Question

Are there any manufacturers of nontoxic, non-offgassing bathroom vanities? Are there any nontoxic glues for bathroom tiles?

Answer

Susan Davis

Answered by Susan Davis

Mountain View, CA

Spectrum Fine Homes, Inc.

January 21, 2010

Before looking at where to get a vanity that doesn’t off-gas volatile organic compounds (VOCs), you need to first look at why cabinets off-gas. The culprits are generally:

  • the materials used to make the cabinet box and
  • the finish or paint applied to the exposed surfaces.

Why cabinets off-gas

Cabinet boxes are most commonly made of plywood, MDF (medium-density fiberboard), particle-board or other pressed composite products. The adhesives used in the manufacturing of these sheet-goods often contain urea formaldehyde (UF), which is the VOC most people are concerned about when it comes to off-gassing into your indoor environment.

Here are some links to sites that explain why we should be concerned about the formaldehyde levels in our homes: 

Several manufacturers of the materials used in the construction of cabinetry are now using adhesives containing phenol formaldehyde (PF), which are much safer. (Organic matter, like wood, naturally contains phenol formaldehyde, and so any wood product will never be 100% formaldehyde-free.) Columbia Forest Products manufactures the sheet materials used in making cabinets. This company is the innovator of soy-based, formaldehyde free PureBond technology.

Where to get your vanity

My first recommendation is always to shop local. By supporting your local cabinetmaker, you are also supporting the local economy and lessening the carbon footprint of the ‘stuff’ you choose to put in your home. This is extremely important when you are thinking about holistic sustainability. Watch The Story of Stuff to get the holistic perspective.

You need to ask the supplier or manufacturer of the cabinets to tell you what materials they are using, and preferably show you documentation to assure that UF is not used.

If you are purchasing pre-manufactured cabinets, be sure to learn about the certifications the cabinet industry has put in place regarding manufacturing ‘green’ cabinets.  The Kitchen Cabinet Manufacturers Association (KCMA) has created their Environmental Stewardship Program.  Check their website http://www.greencabinetsource.org/ to find companies which hold this certification and links to their websites.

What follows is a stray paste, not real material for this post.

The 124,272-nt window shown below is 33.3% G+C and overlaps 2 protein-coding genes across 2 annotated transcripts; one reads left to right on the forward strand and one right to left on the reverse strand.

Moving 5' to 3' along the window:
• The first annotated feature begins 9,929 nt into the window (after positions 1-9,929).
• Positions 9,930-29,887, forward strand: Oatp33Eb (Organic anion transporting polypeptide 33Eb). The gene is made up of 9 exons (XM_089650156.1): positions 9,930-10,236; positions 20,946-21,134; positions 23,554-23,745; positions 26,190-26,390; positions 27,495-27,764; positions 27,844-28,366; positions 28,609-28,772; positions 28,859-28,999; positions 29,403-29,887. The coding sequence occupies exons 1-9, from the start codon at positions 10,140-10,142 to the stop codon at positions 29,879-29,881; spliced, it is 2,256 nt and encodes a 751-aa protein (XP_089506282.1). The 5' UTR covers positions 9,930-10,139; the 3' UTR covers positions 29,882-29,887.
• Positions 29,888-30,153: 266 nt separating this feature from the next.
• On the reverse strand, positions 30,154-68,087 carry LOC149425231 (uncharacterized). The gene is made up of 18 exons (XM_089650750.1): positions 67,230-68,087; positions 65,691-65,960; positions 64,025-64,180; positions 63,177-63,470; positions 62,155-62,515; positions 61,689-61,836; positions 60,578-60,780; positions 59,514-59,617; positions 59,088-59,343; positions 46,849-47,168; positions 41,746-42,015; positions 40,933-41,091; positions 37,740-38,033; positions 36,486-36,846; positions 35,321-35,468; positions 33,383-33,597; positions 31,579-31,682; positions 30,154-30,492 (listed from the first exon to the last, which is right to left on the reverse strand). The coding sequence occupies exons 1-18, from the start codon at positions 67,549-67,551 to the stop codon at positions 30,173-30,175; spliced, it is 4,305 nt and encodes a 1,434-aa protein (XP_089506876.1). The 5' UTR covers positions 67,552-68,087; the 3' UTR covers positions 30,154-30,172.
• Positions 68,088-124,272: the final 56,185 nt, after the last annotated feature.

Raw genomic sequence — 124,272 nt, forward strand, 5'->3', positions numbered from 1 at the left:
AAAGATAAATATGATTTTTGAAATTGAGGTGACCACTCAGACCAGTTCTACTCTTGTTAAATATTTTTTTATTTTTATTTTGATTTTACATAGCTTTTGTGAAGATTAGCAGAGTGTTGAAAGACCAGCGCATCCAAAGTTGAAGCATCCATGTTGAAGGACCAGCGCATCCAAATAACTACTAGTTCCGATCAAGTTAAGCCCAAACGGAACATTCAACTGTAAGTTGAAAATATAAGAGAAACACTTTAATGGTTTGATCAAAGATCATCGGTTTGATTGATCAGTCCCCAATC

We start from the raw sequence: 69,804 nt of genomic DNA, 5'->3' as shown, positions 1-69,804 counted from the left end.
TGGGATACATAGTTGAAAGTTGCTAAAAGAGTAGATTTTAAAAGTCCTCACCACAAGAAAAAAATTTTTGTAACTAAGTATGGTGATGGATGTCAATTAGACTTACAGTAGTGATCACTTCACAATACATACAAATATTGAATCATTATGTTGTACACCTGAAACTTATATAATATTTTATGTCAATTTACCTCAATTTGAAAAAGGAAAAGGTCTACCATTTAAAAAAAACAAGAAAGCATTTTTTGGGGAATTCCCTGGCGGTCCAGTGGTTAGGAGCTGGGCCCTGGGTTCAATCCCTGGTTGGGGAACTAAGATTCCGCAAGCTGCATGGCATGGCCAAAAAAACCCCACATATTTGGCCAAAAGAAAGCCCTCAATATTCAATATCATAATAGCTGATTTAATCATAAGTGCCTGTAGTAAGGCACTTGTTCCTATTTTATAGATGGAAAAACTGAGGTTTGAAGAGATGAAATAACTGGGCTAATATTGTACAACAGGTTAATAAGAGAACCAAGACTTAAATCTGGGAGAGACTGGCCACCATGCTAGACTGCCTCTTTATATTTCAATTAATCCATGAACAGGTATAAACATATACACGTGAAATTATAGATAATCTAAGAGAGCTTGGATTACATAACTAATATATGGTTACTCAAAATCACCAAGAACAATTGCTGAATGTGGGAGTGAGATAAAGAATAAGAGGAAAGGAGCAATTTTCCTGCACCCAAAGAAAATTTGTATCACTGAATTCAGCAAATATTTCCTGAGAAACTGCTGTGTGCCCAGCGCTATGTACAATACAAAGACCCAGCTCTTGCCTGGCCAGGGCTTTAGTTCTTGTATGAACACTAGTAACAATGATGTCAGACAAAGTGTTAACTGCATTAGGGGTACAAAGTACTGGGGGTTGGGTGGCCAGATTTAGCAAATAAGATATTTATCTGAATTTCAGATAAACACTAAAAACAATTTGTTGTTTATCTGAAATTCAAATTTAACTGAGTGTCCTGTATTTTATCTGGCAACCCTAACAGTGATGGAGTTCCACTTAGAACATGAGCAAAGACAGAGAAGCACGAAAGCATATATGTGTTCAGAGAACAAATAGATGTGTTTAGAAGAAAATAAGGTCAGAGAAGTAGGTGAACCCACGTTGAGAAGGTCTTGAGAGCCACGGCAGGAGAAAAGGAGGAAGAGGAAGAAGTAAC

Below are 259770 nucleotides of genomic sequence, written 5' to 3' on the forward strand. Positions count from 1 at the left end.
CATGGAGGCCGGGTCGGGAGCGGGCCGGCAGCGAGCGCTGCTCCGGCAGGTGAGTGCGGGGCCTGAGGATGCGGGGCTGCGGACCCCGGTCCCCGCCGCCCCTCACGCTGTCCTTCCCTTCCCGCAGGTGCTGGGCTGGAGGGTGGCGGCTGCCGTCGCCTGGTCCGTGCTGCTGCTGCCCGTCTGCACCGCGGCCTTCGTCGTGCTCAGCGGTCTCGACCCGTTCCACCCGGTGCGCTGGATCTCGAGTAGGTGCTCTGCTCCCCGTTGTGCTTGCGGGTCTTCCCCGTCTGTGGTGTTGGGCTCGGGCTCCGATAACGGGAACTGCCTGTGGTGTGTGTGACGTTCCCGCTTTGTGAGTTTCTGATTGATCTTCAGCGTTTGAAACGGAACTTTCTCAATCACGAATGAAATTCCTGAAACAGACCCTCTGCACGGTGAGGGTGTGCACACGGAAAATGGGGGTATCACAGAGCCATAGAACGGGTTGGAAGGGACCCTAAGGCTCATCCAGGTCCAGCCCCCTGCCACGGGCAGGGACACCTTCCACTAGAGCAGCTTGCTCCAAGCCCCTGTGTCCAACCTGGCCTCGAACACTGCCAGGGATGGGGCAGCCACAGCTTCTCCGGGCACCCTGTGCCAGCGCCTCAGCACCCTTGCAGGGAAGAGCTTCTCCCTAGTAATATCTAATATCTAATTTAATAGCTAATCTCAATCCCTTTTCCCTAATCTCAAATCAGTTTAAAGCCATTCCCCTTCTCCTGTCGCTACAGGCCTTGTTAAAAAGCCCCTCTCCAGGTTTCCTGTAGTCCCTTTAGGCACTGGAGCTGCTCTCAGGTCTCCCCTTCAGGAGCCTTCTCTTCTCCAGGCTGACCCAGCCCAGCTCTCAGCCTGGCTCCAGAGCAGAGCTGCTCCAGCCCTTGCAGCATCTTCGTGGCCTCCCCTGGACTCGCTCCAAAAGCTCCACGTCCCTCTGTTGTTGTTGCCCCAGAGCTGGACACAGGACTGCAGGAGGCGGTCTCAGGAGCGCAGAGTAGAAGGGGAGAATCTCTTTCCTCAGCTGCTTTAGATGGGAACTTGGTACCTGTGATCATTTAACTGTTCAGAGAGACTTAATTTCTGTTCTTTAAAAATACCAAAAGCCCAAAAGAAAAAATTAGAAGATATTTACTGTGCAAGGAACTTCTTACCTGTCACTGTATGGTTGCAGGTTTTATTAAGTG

Recycling, reclaiming, reusing

You may also think about recycling, reclaiming, & reusing when you are remodeling your bathroom. Since formaldehyde off-gassing diminishes or stops after several years, the older pieces of cabinetry are safer. Some sources say it takes from five to seven years to reach safe levels. (http://www.nontoxic.com/nontoxicpaints/formaldehyde.html)

  • Many regions have salvage stores where you can purchase cabinets that have been removed from remodeling projects being ‘de-constructed’, and are available for purchase.
  • You’d be surprised at what you might find, and at incredible prices!
  • With a new countertop, you can give the vanity a new life – or you may find the countertop, too!

You might also think about using an antique dresser or other piece of furniture in place of a cabinet. A few years ago we remodeled a bathroom using a wonderful Chinese cabinet our clients had purchased while living in Hong Kong. We used copper vessel sinks on top of a glass countertop, so you could see the distressed wood through the surface. This vanity was stunning, and the focal point of the Master Bath.

About your choice for non-toxic glues for tile

With adhesives as well as for paints or finishes, you need to know what chemicals are in them, and how they might affect your health.

With all products used for building (and even for cleaning), you can use the internet to research the toxicity and the potential effects on your health and safety: enter the name of the product in Google, followed by MSDS.

  • Material Safety Data Sheets, required by law for all products, are a really helpful tool.
  • You can go to your local building supply store, write down the name of the products claiming ‘low VOC’ and then Google the MSDS, before making your choice.

I looked up tile adhesives and came up with a latex-based product called CERA CT012 High Performance Ceramic Tile Adhesive that seems pretty safe.  Click here to download the MSDS pdf where it lists Mineral Spirits as the ‘hazardous component’ with no health hazard when breathed. It does say to use in well-ventilated areas, and to ‘remove to fresh air’ if an individual is ‘affected’ during use.

Ventilation is extremely important

Remember while remodeling your bathroom, and after, when you’ve moved in, proper ventilation is extremely important. The effects of humidity on building materials can cause all sorts of problems from mold to increasing the amount of VOC off-gassing.

  • Every bathroom should have mechanical ventilation vented to the outside – even when there is an operable window.
  • Most people don’t open the window in the wintertime, and it’s very important to have fresh air coming in and humid air going out.

Consider installing ventilation with automatic humidistats or motion sensors, so it’s not up to the user to remember to turn the fan on or off. Most of these ventilation fans are super-quiet, too.

 

For more information:

Read Molly McCabe's Q&A "I would like a list of green kitchen cabinet manufacturers."

Also, read Cynthia Phakos's Q&A "Can you recommend affordable green kitchen cabinets, flooring, and countertops?"

Tagged In: formaldehyde plywood, reuse, safe glue, cabinets

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